Here are a few examples of what you can enter. Click on "SOLVE" to process the expression you entered.

$x^{2}-a^{2}$

$\cos(x)-2$

$ π - 3e + 5$

Here is how you use the buttons

SOLVE | Processes the expression entered. |

CLEAR | Removes all text in the textfield. |

DEL | Deletes the last element before the cursor. |

a-z | Shows the alphabet. |

trig | Shows the trigonometry functions. |

◀ | Move the cursor left. |

▶ | Move the cursor right. |

▲ | Move the cursor up. |

▼ | Move the cursor down. |

${□}^{□}$ | Exponent. |

${□}^{2}$ | Squared. |

${□}/{□}$ | Fraction. |

$√{□}$ | Square Root. |

$√^{□}{□}$ | Nth Root. |

(□) | Parenthesis. |

log | Log base 10. |

ln | Natural log(base e). |

|$□$| | Absolute value. |

## With steps solver algebra

### Most Used Actions

\mathrm{simplify} | \mathrm{solve\:for} | \mathrm{inverse} | \mathrm{tangent} | \mathrm{line} |

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### Number Line

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### Examples

en

## Algebra Calculator

Mathematics is regarded as the monster that haunts the dreams of countless students from all around the world. Whether you’re in middle school, high school, college, or even starting out with your job, chances are the idea of solving math problems sends shivers down your spine every time.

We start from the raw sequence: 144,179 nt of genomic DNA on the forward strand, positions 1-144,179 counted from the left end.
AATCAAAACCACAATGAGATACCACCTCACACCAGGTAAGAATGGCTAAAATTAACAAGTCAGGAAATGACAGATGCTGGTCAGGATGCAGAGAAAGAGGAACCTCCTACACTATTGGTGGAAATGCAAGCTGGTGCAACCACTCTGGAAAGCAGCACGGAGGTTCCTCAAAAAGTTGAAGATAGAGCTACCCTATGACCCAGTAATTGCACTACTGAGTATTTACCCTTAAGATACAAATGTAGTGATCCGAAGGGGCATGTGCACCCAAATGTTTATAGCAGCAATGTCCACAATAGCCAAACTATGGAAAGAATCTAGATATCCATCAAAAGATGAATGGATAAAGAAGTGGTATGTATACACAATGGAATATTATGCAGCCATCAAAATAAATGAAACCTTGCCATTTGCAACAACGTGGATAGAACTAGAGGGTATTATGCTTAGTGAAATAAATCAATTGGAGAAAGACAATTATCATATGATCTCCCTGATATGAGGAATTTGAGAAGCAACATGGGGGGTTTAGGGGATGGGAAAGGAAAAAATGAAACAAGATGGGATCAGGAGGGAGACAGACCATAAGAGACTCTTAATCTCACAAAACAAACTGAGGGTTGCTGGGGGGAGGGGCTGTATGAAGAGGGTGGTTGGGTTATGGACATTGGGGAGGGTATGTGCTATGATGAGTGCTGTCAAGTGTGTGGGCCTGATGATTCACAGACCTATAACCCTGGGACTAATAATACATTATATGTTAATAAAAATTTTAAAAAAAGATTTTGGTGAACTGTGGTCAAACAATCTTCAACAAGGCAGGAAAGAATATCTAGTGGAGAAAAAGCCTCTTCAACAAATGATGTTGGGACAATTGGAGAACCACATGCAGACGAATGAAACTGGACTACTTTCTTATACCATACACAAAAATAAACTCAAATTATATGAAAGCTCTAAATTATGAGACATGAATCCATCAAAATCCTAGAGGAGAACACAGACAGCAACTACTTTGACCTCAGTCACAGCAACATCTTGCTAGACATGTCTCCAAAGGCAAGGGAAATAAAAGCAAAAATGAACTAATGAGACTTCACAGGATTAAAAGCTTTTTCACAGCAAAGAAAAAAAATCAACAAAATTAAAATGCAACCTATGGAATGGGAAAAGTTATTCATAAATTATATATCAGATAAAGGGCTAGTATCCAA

One field that’s particularly known (and often feared) by math students is algebra. The great frustration that this subject spreads is mainly due to the fact that it mixes numbers, letters, and symbols in equations and formulas, thus making them look more complicated than they really are.

If you have some algebra homework that you need to solve, or need to help your kid with a complicated problem or equation, you can use our algebra math calculator, which is an app designed to help students understand their mistakes and get over them through continuous practice.

Instead of listing the arguments that support learning algebra, we’re going to debunk the arguments that are against this amazing mathematical field.

### Why Learn Algebra If I’m Not Considering College?

In the past, teachers used to accord students into “convenient” culture-based tracks, thereby minimizing the chances of many children of attending college before they’d even start high school.

Are you an Asian student? You should study math.

Are you an African-American student? You’re better off mastering basketball.

Are you a white American student? Maybe try with history or art.

Basically, anyone who wasn’t regarded as smart enough would be appointed to what you’d call “consumer math” — the low-tier math that is often thought of to be appropriate for average students.